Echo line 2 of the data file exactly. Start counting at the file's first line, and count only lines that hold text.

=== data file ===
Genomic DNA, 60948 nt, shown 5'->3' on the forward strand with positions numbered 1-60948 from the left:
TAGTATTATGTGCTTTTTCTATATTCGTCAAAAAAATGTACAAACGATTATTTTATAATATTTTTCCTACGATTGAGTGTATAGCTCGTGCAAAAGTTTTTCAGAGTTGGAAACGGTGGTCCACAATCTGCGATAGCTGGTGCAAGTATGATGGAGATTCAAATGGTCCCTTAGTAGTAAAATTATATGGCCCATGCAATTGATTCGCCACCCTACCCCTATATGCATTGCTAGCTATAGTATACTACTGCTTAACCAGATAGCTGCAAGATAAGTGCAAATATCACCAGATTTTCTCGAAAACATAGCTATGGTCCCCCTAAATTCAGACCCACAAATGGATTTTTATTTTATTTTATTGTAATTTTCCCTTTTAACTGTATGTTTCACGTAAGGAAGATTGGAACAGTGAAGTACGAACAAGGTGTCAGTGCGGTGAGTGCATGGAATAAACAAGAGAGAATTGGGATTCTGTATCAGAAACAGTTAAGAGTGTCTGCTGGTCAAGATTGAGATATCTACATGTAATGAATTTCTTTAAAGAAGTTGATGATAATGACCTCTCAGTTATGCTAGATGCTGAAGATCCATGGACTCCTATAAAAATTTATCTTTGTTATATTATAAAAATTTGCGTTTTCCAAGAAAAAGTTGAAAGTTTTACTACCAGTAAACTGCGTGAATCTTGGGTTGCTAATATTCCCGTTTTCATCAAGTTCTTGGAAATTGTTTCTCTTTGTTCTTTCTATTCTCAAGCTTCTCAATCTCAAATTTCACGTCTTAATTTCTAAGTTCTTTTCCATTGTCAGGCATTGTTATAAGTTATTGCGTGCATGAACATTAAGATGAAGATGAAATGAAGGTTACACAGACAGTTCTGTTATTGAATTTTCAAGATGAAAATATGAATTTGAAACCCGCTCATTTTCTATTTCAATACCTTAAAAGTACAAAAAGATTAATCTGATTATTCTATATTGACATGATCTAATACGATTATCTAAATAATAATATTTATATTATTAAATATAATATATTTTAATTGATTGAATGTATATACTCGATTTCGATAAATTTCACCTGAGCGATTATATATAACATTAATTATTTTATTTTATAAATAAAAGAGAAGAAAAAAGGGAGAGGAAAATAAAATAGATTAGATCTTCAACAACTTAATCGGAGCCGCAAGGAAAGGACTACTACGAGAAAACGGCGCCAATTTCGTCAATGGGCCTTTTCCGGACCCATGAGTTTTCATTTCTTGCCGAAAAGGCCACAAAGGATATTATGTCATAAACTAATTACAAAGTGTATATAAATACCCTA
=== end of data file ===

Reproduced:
TAGTATTATGTGCTTTTTCTATATTCGTCAAAAAAATGTACAAACGATTATTTTATAATATTTTTCCTACGATTGAGTGTATAGCTCGTGCAAAAGTTTTTCAGAGTTGGAAACGGTGGTCCACAATCTGCGATAGCTGGTGCAAGTATGATGGAGATTCAAATGGTCCCTTAGTAGTAAAATTATATGGCCCATGCAATTGATTCGCCACCCTACCCCTATATGCATTGCTAGCTATAGTATACTACTGCTTAACCAGATAGCTGCAAGATAAGTGCAAATATCACCAGATTTTCTCGAAAACATAGCTATGGTCCCCCTAAATTCAGACCCACAAATGGATTTTTATTTTATTTTATTGTAATTTTCCCTTTTAACTGTATGTTTCACGTAAGGAAGATTGGAACAGTGAAGTACGAACAAGGTGTCAGTGCGGTGAGTGCATGGAATAAACAAGAGAGAATTGGGATTCTGTATCAGAAACAGTTAAGAGTGTCTGCTGGTCAAGATTGAGATATCTACATGTAATGAATTTCTTTAAAGAAGTTGATGATAATGACCTCTCAGTTATGCTAGATGCTGAAGATCCATGGACTCCTATAAAAATTTATCTTTGTTATATTATAAAAATTTGCGTTTTCCAAGAAAAAGTTGAAAGTTTTACTACCAGTAAACTGCGTGAATCTTGGGTTGCTAATATTCCCGTTTTCATCAAGTTCTTGGAAATTGTTTCTCTTTGTTCTTTCTATTCTCAAGCTTCTCAATCTCAAATTTCACGTCTTAATTTCTAAGTTCTTTTCCATTGTCAGGCATTGTTATAAGTTATTGCGTGCATGAACATTAAGATGAAGATGAAATGAAGGTTACACAGACAGTTCTGTTATTGAATTTTCAAGATGAAAATATGAATTTGAAACCCGCTCATTTTCTATTTCAATACCTTAAAAGTACAAAAAGATTAATCTGATTATTCTATATTGACATGATCTAATACGATTATCTAAATAATAATATTTATATTATTAAATATAATATATTTTAATTGATTGAATGTATATACTCGATTTCGATAAATTTCACCTGAGCGATTATATATAACATTAATTATTTTATTTTATAAATAAAAGAGAAGAAAAAAGGGAGAGGAAAATAAAATAGATTAGATCTTCAACAACTTAATCGGAGCCGCAAGGAAAGGACTACTACGAGAAAACGGCGCCAATTTCGTCAATGGGCCTTTTCCGGACCCATGAGTTTTCATTTCTTGCCGAAAAGGCCACAAAGGATATTATGTCATAAACTAATTACAAAGTGTATATAAATACCCTA